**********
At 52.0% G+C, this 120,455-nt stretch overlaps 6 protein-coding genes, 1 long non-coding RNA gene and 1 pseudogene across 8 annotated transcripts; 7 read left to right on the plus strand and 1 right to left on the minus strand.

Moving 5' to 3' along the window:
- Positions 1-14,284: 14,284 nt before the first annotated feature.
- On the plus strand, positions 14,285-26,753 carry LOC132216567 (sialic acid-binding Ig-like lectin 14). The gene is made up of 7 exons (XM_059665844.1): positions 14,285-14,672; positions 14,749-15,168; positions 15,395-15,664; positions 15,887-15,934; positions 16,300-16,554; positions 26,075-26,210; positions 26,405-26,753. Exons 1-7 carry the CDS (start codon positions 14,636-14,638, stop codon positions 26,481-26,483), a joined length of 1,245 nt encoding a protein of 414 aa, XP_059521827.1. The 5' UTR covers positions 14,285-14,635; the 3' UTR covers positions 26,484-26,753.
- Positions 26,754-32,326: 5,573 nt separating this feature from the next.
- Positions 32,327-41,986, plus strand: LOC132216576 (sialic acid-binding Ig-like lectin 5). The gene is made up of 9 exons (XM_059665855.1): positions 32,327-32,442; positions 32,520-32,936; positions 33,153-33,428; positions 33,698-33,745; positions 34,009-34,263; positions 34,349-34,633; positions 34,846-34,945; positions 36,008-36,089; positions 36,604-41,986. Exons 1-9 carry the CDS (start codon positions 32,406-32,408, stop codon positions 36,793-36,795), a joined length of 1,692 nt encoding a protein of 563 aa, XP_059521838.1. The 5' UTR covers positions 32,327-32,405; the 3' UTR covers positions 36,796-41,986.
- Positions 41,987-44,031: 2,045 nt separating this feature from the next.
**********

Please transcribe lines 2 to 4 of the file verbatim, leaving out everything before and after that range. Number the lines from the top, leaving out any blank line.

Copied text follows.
Moving 5' to 3' along the window:
- Positions 1-14,284: 14,284 nt before the first annotated feature.
- On the plus strand, positions 14,285-26,753 carry LOC132216567 (sialic acid-binding Ig-like lectin 14). The gene is made up of 7 exons (XM_059665844.1): positions 14,285-14,672; positions 14,749-15,168; positions 15,395-15,664; positions 15,887-15,934; positions 16,300-16,554; positions 26,075-26,210; positions 26,405-26,753. Exons 1-7 carry the CDS (start codon positions 14,636-14,638, stop codon positions 26,481-26,483), a joined length of 1,245 nt encoding a protein of 414 aa, XP_059521827.1. The 5' UTR covers positions 14,285-14,635; the 3' UTR covers positions 26,484-26,753.